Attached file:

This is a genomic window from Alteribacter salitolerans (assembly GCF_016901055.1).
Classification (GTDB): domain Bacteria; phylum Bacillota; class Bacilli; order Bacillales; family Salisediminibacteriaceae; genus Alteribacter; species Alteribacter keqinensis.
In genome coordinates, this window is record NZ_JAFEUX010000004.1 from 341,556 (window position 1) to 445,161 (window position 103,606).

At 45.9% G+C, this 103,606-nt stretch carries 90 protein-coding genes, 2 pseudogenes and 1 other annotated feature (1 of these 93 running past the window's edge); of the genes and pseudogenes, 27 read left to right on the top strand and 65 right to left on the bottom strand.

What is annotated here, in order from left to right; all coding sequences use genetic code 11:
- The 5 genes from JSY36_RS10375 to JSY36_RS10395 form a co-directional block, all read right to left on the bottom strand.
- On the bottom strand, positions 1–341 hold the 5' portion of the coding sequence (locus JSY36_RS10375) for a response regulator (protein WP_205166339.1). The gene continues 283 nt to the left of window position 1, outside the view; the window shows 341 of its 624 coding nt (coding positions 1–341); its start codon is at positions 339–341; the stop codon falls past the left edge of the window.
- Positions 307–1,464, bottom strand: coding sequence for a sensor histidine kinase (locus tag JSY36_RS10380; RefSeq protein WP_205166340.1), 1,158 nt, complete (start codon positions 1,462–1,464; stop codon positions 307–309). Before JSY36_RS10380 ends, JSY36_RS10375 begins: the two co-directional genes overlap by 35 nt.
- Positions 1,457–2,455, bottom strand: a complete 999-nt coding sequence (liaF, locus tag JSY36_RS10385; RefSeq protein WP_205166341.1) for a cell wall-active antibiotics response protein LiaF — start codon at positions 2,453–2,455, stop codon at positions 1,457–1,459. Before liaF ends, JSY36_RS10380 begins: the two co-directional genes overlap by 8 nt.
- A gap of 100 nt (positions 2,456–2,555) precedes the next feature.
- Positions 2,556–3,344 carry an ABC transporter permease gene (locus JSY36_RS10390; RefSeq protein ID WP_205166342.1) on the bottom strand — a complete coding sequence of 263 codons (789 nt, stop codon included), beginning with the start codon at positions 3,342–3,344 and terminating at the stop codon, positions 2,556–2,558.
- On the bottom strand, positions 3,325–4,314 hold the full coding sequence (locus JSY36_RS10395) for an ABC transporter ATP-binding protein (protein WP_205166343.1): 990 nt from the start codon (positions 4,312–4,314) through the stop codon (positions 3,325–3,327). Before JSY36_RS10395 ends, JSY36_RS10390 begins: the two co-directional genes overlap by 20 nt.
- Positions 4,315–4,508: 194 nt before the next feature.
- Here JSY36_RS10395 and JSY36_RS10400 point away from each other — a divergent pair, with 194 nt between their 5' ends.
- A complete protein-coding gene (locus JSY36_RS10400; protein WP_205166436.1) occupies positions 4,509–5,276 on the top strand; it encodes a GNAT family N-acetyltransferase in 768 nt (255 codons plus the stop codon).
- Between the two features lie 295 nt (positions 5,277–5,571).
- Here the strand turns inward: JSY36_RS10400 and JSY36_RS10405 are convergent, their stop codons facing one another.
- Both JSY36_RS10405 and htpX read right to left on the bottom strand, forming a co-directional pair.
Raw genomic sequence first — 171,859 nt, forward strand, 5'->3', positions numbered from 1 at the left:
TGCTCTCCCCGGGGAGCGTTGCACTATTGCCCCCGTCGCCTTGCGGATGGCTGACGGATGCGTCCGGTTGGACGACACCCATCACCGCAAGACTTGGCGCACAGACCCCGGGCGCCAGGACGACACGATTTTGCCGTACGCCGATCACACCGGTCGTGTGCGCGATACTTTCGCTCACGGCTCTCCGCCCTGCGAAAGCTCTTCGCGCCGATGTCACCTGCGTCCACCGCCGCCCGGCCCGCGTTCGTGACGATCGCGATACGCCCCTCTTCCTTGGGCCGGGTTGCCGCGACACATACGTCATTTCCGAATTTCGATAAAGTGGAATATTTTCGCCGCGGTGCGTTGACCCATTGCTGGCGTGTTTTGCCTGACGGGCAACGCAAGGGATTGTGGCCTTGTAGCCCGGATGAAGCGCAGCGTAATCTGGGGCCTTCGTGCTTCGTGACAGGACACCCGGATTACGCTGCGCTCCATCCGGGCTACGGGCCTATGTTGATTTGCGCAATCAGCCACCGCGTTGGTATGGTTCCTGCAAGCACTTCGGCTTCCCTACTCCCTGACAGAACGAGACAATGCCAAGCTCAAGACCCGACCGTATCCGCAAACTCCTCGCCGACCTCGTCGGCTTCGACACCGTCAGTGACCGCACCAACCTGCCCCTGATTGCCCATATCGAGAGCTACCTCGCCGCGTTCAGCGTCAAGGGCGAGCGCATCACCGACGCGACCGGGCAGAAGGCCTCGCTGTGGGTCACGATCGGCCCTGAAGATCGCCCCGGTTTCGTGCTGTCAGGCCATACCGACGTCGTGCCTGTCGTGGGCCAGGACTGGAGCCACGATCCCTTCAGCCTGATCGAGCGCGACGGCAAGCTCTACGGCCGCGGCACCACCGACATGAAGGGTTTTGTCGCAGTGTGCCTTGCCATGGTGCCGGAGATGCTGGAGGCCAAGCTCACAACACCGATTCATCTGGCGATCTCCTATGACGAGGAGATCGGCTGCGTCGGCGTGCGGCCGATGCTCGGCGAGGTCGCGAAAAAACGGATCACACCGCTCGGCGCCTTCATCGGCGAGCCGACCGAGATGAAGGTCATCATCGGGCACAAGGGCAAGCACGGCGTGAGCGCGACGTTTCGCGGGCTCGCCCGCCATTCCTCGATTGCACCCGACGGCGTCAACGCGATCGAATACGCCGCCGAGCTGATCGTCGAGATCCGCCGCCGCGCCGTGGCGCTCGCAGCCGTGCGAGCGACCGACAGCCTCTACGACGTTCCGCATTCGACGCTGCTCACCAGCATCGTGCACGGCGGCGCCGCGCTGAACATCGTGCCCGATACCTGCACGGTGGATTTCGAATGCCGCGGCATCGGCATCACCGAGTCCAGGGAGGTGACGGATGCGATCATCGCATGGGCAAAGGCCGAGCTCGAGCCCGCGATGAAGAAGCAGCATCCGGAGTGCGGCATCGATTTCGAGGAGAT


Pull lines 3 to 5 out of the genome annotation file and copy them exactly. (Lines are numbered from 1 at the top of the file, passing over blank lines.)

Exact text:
In genome coordinates, this window is record NZ_JAFEUX010000004.1 from 341,556 (window position 1) to 445,161 (window position 103,606).

At 45.9% G+C, this 103,606-nt stretch carries 90 protein-coding genes, 2 pseudogenes and 1 other annotated feature (1 of these 93 running past the window's edge); of the genes and pseudogenes, 27 read left to right on the top strand and 65 right to left on the bottom strand.

What is annotated here, in order from left to right; all coding sequences use genetic code 11: